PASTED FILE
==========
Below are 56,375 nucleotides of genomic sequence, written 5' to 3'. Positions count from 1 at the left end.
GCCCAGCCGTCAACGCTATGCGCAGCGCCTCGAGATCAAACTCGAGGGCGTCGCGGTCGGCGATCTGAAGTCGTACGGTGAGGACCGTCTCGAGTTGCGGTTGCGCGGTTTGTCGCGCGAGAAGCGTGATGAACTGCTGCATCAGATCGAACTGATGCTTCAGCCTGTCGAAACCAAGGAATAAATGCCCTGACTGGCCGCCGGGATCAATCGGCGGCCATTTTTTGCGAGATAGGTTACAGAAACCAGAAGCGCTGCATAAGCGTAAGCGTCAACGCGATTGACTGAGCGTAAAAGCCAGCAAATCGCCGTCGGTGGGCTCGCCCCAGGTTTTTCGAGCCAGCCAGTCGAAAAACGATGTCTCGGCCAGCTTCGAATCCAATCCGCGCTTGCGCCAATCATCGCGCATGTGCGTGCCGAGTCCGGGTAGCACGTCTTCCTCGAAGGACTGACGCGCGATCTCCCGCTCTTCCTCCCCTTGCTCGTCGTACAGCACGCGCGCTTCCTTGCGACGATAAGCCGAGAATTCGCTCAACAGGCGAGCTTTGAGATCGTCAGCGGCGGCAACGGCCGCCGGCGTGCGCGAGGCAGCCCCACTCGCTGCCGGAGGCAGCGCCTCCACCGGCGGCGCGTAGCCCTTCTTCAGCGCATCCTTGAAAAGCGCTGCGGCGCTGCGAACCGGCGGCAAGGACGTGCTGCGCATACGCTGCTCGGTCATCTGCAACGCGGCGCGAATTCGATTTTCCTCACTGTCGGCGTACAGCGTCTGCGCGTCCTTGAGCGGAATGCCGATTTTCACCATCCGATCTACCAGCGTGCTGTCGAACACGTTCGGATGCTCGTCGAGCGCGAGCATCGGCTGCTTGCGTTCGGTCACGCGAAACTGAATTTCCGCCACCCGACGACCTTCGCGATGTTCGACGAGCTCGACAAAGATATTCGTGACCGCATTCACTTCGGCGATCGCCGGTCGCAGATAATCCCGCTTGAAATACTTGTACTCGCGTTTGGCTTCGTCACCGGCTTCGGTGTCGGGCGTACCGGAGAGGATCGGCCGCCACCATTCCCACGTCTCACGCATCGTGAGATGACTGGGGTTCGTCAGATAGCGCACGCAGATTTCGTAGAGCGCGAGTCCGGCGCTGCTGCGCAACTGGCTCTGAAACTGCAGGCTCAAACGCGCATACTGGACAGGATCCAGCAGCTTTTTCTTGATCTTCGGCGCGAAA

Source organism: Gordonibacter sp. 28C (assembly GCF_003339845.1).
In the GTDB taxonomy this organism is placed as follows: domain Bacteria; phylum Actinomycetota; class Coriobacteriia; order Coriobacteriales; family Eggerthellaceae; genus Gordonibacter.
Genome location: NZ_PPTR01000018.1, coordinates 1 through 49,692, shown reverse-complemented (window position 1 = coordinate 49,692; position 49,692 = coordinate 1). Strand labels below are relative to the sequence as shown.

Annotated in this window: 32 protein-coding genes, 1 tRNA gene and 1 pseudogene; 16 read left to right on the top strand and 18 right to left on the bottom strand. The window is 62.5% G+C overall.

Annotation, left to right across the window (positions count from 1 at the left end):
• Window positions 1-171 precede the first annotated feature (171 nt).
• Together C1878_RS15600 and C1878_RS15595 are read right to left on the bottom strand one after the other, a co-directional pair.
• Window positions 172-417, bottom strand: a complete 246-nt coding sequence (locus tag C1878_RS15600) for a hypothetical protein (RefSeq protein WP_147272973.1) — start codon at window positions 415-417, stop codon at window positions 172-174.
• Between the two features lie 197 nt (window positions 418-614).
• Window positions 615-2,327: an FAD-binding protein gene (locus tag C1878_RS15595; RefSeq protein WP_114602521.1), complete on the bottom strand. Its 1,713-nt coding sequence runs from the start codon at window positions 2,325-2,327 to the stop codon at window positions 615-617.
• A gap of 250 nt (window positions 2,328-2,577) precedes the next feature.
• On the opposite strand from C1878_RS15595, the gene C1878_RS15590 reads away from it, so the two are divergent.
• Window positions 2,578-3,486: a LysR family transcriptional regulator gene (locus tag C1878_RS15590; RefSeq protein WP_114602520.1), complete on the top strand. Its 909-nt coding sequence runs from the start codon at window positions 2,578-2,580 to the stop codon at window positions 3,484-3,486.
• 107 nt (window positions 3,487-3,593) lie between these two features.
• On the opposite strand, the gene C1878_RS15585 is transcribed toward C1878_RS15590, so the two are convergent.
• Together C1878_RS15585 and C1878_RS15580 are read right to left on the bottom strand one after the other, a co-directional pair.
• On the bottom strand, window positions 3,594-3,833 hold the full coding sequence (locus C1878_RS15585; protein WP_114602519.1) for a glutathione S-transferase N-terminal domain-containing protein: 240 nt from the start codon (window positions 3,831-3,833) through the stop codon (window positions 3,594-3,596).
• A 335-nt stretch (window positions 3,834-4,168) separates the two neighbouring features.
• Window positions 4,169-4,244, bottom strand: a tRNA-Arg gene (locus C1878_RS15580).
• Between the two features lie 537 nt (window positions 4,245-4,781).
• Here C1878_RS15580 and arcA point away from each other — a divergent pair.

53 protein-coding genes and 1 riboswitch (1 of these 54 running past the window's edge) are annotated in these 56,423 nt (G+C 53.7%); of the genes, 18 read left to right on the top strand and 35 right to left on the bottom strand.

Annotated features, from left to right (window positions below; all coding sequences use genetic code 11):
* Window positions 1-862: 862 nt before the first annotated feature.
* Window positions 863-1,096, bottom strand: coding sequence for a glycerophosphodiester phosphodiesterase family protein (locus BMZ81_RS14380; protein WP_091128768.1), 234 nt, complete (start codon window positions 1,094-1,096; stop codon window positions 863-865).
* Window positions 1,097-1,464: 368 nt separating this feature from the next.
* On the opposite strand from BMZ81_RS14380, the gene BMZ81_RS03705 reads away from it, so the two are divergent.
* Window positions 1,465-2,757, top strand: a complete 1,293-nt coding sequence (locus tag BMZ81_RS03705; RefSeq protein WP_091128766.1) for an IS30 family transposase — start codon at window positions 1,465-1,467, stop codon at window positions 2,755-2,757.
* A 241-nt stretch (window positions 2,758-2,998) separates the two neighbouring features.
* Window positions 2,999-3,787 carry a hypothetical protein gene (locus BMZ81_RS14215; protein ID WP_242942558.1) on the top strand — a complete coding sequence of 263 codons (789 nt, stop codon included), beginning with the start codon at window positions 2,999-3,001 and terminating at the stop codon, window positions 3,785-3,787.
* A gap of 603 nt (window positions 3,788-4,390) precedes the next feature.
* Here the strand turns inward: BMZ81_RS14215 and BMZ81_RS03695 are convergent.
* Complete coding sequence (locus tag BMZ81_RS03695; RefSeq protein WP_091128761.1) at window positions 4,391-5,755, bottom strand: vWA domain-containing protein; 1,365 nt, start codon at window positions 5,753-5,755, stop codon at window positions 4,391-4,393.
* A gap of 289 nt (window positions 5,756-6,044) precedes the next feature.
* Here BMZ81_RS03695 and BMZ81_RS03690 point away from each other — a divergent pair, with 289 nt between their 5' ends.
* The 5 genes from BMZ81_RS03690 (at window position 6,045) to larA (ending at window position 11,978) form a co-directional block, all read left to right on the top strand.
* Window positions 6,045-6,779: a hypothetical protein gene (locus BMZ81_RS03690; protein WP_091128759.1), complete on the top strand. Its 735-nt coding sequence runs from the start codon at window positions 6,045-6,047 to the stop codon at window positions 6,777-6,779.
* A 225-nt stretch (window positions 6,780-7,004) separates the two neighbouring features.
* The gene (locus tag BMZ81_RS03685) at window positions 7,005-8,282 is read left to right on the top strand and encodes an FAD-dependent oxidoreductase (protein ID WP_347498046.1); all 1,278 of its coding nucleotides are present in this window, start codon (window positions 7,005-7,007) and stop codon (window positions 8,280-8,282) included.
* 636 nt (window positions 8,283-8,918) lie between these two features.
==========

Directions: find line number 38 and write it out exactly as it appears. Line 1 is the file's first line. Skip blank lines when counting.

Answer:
* The 5 genes from BMZ81_RS03690 (at window position 6,045) to larA (ending at window position 11,978) form a co-directional block, all read left to right on the top strand.